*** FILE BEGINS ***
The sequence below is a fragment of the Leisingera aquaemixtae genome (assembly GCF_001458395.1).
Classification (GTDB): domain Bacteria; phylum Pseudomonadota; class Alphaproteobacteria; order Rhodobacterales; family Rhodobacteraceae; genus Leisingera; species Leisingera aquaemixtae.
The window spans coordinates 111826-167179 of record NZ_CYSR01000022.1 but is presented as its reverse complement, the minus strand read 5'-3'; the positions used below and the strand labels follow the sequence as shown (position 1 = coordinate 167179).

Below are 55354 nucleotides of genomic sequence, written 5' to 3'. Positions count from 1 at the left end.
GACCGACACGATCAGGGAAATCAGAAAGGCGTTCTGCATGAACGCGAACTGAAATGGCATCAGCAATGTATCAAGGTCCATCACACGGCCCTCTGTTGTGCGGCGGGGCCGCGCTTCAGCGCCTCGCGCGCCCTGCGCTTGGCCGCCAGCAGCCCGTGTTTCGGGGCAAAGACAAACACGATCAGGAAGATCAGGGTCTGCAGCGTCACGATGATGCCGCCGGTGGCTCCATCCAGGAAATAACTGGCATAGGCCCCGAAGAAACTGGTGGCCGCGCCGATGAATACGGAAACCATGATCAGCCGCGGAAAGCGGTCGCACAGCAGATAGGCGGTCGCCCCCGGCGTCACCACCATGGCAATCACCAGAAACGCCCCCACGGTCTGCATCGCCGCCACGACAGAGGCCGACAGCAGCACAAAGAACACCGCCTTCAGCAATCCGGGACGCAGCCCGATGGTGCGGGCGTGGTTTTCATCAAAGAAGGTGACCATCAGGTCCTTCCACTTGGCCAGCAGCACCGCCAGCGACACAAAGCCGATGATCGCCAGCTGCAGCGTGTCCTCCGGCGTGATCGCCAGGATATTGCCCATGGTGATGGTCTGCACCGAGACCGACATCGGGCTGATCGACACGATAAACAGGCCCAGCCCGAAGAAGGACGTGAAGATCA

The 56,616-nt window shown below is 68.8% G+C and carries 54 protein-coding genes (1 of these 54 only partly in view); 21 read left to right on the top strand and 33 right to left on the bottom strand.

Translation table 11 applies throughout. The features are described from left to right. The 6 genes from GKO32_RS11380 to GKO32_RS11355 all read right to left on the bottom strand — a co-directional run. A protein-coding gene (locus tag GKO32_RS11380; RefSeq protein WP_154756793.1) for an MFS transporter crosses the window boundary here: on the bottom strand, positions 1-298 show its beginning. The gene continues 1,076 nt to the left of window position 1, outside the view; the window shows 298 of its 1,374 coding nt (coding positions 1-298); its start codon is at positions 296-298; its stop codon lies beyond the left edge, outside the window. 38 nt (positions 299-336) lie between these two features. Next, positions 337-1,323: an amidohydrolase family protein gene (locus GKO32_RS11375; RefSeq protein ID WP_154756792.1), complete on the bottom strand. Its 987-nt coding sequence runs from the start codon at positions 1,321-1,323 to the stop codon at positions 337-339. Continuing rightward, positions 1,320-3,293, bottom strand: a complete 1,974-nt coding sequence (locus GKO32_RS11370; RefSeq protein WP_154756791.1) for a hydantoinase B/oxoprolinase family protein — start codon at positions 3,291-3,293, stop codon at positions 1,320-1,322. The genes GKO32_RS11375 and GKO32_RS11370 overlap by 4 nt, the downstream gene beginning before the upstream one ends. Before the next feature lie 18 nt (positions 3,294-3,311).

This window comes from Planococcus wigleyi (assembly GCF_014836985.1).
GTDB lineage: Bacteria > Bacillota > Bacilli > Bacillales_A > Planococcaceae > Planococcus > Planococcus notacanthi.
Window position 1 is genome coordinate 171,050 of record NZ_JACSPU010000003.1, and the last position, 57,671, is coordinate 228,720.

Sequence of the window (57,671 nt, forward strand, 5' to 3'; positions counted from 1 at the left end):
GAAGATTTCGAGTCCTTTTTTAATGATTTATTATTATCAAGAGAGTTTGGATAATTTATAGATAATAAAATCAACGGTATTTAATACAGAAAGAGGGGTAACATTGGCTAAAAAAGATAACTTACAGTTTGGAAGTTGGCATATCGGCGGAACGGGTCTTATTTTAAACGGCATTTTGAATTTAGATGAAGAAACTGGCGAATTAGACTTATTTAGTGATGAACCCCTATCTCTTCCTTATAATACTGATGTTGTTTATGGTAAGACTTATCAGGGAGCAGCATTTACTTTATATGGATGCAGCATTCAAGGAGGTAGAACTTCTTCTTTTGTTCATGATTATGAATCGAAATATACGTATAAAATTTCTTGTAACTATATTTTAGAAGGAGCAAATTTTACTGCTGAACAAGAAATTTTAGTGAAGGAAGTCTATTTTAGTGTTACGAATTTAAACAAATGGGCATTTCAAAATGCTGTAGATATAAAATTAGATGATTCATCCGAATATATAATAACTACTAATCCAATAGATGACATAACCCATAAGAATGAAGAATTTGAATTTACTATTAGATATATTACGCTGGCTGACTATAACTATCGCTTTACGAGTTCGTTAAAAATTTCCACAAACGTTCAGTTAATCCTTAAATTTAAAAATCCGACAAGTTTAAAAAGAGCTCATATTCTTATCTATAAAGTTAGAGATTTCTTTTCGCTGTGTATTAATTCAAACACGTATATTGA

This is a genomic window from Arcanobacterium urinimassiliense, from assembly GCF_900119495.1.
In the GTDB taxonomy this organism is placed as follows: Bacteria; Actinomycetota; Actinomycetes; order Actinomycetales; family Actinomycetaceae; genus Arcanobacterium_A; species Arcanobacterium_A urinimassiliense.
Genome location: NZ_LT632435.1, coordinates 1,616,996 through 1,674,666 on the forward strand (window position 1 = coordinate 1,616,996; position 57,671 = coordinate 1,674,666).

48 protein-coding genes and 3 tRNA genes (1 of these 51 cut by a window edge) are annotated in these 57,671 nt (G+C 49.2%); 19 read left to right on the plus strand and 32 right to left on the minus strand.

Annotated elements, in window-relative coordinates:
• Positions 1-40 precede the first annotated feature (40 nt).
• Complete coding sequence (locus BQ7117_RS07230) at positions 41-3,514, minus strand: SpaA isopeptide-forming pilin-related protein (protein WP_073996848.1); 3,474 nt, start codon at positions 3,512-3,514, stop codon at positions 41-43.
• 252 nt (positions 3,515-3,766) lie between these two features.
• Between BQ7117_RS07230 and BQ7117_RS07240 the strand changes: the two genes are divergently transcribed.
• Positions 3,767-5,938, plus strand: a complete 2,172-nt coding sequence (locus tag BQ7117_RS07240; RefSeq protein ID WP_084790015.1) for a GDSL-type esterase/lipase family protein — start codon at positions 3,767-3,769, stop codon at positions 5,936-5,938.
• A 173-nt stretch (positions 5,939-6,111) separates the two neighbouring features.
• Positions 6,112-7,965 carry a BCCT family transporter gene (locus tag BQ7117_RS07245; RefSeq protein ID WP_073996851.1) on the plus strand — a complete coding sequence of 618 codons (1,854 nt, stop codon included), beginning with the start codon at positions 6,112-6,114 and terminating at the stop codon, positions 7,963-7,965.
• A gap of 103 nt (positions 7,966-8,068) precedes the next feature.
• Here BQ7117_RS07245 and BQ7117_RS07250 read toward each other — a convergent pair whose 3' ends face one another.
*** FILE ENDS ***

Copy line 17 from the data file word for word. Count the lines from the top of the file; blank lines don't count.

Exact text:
Annotated elements, in window-relative coordinates: